Give it time and be persistent. As the parrots becomes accustomed to being in your home, you can introduce more foods. Remember that variety is crucial. There are also many calming teas (such as chamomile) that you can add in the water if need be.


All bird owners share this burden. Biting is, to some degree, inevitable, no matter how friendly your bird is. Parrots bite for various reasons – such as fear, nervousness, or simply desiring more attention from you. Luckily, there are some techniques to avoid those nasty bites. 

When it comes to this, it is important to know that your bird won’t bite without cause. An attention seeking bite is the worst kind, as it has developed into a routine and the parrot actually has to learn some manners. 

Nervousness and fear can be worked with, using target training and positive reinforcement, during which the bird will build a bond with you. 

In her experience, Lizelle advises those to deal with biting birds by placing them on the ground immediately after the incident. A bird on the ground is vulnerable, it will then understand that if it bites, it is not high up anymore, nor protected. 

A parrot will give you a sign before it bites, either puffing up its feathers, diluting its pupils or even hissing. If you respond to a bird that is puffing itself up by walking away, you are communicating with it, and subsequently that bird will learn that it doesn’t need to bite you. 

You can also work on your relationship by respecting its boundaries, especially if the bird is not happy to be handled, in the following ways:

  • Give the bird space
  • Give it treats through the bars
  • Talk to it

 With a bird that is biting for attention, you may have to get someone in to come and start training the bird. There is no quick fix for that, and it may be a behaviour that might remain. You can have a perfectly trained bird, and it may still bite.

 They are unpredictable, but you will learn how to read that bird as you go along. 

Lizelle warns bird owners to not put birds back in their cages when they bite. If you do, they will learn that biting and the cage share a negative connection, in terms of space. Birds will be unwilling to return to their cages after some time. It needs to be their safe space.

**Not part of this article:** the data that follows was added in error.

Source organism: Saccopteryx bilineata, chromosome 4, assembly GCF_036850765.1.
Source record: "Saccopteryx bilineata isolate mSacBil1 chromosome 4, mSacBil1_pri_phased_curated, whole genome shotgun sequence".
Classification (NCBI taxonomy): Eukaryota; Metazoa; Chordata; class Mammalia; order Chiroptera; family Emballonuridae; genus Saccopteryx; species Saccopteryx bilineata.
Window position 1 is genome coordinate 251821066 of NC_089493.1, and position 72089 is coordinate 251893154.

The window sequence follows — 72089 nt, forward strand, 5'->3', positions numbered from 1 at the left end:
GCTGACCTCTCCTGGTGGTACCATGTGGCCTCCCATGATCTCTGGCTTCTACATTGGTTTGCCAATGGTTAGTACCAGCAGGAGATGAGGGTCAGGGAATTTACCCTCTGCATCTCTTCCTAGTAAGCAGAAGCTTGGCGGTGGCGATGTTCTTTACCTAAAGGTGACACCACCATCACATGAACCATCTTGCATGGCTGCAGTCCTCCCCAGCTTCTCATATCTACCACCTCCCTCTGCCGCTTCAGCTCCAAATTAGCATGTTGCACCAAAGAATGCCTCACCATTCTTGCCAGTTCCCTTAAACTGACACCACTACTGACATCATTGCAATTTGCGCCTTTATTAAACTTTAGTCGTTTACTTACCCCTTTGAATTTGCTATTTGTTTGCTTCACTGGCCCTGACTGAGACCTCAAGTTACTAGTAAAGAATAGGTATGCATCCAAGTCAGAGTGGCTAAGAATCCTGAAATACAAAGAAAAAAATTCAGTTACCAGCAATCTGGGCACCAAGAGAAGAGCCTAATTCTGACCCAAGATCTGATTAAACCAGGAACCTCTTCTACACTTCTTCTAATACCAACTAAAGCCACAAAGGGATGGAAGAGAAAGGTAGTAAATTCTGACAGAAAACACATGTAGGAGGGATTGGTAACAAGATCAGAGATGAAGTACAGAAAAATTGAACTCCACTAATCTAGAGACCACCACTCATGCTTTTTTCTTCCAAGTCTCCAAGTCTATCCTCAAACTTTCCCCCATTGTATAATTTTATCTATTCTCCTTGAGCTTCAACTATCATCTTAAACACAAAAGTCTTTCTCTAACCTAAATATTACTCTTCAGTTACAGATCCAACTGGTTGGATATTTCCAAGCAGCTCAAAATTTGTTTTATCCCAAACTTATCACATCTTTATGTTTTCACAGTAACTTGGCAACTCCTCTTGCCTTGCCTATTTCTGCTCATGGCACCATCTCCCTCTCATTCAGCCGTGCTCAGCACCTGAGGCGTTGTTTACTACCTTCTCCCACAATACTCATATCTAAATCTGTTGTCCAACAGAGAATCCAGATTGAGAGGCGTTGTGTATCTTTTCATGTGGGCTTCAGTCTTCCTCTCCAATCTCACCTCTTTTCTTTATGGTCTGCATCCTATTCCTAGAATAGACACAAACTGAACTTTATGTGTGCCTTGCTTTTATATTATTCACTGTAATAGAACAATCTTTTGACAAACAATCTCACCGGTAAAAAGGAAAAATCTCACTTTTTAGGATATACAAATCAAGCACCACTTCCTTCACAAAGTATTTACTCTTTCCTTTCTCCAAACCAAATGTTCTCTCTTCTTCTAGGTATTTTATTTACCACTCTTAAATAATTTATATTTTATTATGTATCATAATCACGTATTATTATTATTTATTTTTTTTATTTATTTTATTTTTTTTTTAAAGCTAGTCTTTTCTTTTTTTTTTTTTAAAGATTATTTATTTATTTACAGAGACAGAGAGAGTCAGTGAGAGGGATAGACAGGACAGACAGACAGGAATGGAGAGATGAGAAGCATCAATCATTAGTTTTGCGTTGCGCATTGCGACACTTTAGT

Give them a few seconds after you put them on the floor, while keeping an eye on them, of course. See what they want to do, if they come to you, it means that they consider you a safe place.

Touch and handling 

Pointing fingers are very intimidating for a bird. It is overwhelming. Similarly, hand games are a no-go if you want to keep your fingers intact. Rather get a ball with a bell, and roll it around with your bird. Your hands are there for handling, and to work with the bird. 

People also need to be extremely careful about where they touch their bird. Never touch your bird on its backs or wings. When you scratch their back, stomachs, wings and tails, you are actually enticing a mating behaviour – which leads to bad behaviour, biting, and frustration. Touching the head and the feet is safe in terms of working on a bond with your bird.


Avoid trauma triggers 

Avoid quick movements. In the wild, this means they are in danger. Don’t surprise your bird by walk up to it from behind, for example. Make sure they can see you coming, or talk to them before you reach them. 

Pay attention to the story that comes with the bird. If your bird is aggressive towards men, or people with specific hair colours, you will need to keep this in mind to avoid inciting further trauma. You will need to pin point these triggers, which is why is the first few days are so crucial. Carefully observe their body language.

Be prepared for noise 

Bird owners will know all about loud noises. Screaming can go on for hours. This is why the method works as an attention seeking behaviour. People will get frustrated, neighbours may complain, so in most cases, one will relent and go and fetch the bird.

 The bird will, therefore, understand that it can manipulate you in this way. If you find this to be the case, the best tactic is to divert its attention. Give it something to do as spoken about by the topic of toys. Parrots love noises and colours. Putting on a children’s movie, or something with movement is a great way to entertain your parrot. Once your bird is calm, you can go and fetch it. 

In the beginning, it is hard. Try to ignore the behaviour as best you can. Sometimes the bird may just be having a tantrum. People tend to forget that parrots have the mentality of toddlers, and do not have the capability to understand when they are in a time out, for example. 

Therefore, you must communicate accordingly, and let go of the notion that you can reason with your bird in simple ways.

*Article by Fern Bamber*